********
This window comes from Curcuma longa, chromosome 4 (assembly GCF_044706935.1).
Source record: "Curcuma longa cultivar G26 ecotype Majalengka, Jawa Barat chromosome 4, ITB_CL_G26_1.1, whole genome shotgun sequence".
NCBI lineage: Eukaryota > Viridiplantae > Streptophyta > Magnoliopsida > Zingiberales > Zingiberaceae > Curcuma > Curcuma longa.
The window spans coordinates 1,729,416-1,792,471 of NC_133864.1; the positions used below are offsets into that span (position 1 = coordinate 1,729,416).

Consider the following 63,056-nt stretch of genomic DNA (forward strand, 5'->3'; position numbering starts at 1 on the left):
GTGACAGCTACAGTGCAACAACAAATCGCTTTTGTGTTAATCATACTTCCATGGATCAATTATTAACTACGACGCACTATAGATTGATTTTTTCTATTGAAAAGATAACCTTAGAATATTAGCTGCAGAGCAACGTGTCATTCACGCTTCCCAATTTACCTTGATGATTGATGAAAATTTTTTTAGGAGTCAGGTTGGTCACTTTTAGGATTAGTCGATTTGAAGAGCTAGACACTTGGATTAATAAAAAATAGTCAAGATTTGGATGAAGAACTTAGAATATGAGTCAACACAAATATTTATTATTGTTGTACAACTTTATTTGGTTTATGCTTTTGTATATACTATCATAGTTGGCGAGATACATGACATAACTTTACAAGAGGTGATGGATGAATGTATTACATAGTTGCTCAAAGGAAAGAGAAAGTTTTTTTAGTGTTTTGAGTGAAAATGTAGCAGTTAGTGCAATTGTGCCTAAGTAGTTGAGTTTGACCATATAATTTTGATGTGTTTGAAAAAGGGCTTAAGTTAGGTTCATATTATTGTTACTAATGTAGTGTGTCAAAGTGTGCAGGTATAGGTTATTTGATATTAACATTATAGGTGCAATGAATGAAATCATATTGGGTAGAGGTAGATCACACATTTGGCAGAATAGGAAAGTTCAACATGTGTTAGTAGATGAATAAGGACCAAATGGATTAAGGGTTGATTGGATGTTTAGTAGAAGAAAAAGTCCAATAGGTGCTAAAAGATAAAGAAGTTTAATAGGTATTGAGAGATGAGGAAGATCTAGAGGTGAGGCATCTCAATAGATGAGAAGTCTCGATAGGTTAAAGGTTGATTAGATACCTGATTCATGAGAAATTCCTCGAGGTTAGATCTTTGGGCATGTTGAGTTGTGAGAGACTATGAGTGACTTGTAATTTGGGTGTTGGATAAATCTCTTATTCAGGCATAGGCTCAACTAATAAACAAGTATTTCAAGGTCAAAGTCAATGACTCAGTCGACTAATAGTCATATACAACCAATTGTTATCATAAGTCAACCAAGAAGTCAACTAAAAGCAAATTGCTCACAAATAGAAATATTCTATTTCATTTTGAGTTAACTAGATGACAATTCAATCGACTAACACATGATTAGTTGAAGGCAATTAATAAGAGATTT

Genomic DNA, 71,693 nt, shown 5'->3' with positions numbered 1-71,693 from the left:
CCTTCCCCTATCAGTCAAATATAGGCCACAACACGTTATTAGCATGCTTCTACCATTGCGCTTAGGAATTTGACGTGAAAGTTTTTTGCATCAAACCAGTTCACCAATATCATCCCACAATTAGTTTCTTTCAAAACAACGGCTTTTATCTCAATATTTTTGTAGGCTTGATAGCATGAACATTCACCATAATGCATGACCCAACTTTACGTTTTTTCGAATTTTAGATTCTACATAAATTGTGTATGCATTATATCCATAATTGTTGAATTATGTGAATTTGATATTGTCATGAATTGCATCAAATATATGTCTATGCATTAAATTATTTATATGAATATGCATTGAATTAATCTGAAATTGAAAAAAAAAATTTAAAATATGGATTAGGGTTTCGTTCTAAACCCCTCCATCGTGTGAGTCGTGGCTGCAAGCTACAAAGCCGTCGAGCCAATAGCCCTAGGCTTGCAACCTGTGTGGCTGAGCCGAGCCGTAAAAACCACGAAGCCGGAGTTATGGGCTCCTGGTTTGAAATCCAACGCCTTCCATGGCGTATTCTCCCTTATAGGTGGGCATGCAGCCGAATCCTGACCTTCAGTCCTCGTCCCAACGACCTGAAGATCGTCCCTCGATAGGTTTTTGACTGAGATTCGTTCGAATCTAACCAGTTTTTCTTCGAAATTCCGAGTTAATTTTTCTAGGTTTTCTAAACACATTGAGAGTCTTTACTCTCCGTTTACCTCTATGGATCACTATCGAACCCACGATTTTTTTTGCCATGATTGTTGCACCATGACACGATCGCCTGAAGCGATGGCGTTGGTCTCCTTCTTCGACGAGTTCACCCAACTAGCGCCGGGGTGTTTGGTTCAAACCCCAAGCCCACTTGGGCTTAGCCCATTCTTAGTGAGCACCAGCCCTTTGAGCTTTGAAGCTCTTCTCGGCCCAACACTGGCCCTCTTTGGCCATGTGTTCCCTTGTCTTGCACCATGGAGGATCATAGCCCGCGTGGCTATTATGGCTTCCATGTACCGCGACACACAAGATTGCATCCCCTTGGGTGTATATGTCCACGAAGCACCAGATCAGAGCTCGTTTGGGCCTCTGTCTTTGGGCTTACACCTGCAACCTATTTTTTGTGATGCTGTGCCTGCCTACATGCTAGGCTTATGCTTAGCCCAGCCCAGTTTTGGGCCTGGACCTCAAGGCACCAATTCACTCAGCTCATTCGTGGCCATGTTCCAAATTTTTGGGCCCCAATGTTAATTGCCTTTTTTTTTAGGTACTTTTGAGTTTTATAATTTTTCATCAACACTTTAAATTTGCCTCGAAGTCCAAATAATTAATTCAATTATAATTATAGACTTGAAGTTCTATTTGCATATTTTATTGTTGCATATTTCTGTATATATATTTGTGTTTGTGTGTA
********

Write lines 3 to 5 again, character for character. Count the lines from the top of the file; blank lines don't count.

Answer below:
NCBI lineage: Eukaryota > Viridiplantae > Streptophyta > Magnoliopsida > Zingiberales > Zingiberaceae > Curcuma > Curcuma longa.
The window spans coordinates 1,729,416-1,792,471 of NC_133864.1; the positions used below are offsets into that span (position 1 = coordinate 1,729,416).

Consider the following 63,056-nt stretch of genomic DNA (forward strand, 5'->3'; position numbering starts at 1 on the left):